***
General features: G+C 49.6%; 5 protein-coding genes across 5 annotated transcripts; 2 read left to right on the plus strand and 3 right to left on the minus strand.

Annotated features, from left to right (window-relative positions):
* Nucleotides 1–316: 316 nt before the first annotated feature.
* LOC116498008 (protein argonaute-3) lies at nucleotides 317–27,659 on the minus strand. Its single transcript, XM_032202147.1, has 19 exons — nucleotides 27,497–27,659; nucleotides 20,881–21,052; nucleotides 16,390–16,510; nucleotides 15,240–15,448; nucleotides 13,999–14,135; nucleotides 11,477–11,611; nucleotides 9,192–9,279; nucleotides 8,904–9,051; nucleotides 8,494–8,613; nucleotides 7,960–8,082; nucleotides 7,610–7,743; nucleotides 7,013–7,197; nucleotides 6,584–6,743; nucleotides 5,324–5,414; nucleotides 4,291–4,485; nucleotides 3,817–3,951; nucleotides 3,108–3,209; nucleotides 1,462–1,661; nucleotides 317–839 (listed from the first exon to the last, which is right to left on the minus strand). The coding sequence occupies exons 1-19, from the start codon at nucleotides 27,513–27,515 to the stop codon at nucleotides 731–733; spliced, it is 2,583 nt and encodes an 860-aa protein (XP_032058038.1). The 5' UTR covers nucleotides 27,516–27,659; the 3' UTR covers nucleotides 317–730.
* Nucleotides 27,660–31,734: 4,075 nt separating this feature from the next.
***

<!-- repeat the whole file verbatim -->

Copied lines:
General features: G+C 49.6%; 5 protein-coding genes across 5 annotated transcripts; 2 read left to right on the plus strand and 3 right to left on the minus strand.

Annotated features, from left to right (window-relative positions):
* Nucleotides 1–316: 316 nt before the first annotated feature.
* LOC116498008 (protein argonaute-3) lies at nucleotides 317–27,659 on the minus strand. Its single transcript, XM_032202147.1, has 19 exons — nucleotides 27,497–27,659; nucleotides 20,881–21,052; nucleotides 16,390–16,510; nucleotides 15,240–15,448; nucleotides 13,999–14,135; nucleotides 11,477–11,611; nucleotides 9,192–9,279; nucleotides 8,904–9,051; nucleotides 8,494–8,613; nucleotides 7,960–8,082; nucleotides 7,610–7,743; nucleotides 7,013–7,197; nucleotides 6,584–6,743; nucleotides 5,324–5,414; nucleotides 4,291–4,485; nucleotides 3,817–3,951; nucleotides 3,108–3,209; nucleotides 1,462–1,661; nucleotides 317–839 (listed from the first exon to the last, which is right to left on the minus strand). The coding sequence occupies exons 1-19, from the start codon at nucleotides 27,513–27,515 to the stop codon at nucleotides 731–733; spliced, it is 2,583 nt and encodes an 860-aa protein (XP_032058038.1). The 5' UTR covers nucleotides 27,516–27,659; the 3' UTR covers nucleotides 317–730.
* Nucleotides 27,660–31,734: 4,075 nt separating this feature from the next.